- Lendosa - the law does require that those who are detained be given a trial "promptly", but there are no set definitions as to what this means. In practice, it varies considerably depending on the crime in question.
- Mari'im - the law does not impose any limits, although internal police regulations require them to "regularly consult records to ensure that no accused criminal has been held for more than a year without trial". (There's no way to know if they actually do this.)
- Xochimechatl - most jurisdictions have rules against indefinite detention, but none have specific limits.
If a person would normally be detained until their trial, they may be given the option in some countries of temporarily surrendering money or other property in exchange for avoiding this. The understanding is that if they do not appear in court at the appropriate time, they lose what they surrendered, and it is assumed that this threat will ensure that the accused person does not try to flee.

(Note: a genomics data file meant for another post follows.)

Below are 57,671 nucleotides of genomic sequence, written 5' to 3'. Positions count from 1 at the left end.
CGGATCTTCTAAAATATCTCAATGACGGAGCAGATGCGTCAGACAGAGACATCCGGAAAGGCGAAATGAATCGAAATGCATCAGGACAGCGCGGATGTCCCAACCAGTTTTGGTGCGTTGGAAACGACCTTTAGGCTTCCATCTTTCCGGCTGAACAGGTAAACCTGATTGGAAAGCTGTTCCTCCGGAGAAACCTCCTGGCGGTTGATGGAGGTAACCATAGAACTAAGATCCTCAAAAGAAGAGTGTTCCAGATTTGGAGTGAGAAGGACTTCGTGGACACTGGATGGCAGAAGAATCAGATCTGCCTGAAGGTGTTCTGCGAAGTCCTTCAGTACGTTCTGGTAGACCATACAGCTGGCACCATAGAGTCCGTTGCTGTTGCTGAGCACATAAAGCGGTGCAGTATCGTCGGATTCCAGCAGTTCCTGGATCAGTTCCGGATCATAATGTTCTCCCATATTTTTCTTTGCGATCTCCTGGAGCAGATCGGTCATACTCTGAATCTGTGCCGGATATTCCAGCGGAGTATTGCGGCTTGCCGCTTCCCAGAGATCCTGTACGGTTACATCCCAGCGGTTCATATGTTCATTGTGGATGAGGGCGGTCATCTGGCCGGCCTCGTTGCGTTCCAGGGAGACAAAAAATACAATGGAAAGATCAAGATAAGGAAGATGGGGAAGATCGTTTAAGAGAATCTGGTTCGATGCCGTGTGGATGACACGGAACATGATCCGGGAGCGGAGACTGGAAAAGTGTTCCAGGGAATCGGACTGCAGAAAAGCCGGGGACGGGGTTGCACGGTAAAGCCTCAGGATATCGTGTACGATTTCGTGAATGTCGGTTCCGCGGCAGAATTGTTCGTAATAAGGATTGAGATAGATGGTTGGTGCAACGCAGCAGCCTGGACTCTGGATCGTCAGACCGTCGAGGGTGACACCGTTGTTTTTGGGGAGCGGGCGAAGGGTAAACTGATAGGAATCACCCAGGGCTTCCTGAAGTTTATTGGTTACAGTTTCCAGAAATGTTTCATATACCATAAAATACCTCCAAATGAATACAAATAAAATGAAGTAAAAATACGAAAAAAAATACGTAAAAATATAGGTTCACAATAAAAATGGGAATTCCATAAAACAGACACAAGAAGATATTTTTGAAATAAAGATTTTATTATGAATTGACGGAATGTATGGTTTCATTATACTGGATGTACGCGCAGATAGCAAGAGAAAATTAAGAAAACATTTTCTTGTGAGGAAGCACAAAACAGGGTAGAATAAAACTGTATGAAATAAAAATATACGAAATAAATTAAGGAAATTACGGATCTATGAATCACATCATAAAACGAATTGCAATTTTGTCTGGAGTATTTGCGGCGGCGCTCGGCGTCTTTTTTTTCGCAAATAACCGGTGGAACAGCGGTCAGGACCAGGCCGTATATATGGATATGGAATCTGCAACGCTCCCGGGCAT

- Aethelnia — Bail is a possibility only under special circumstances.
- Shaelia — cash bail only, only for non-violent offenses.
- St. Samuel — Bail in St Samuel is common practice for minor crimes and is usually authorised with conditions once a bail price has been surrendered to a court.
- Trinia — in theory, bail is a possibility for all accused criminals, but in practice, it is not granted for more serious crimes.
- Xochimechatl — all jurisdictions allow some form of bail, although usually not for people accused of more serious crimes.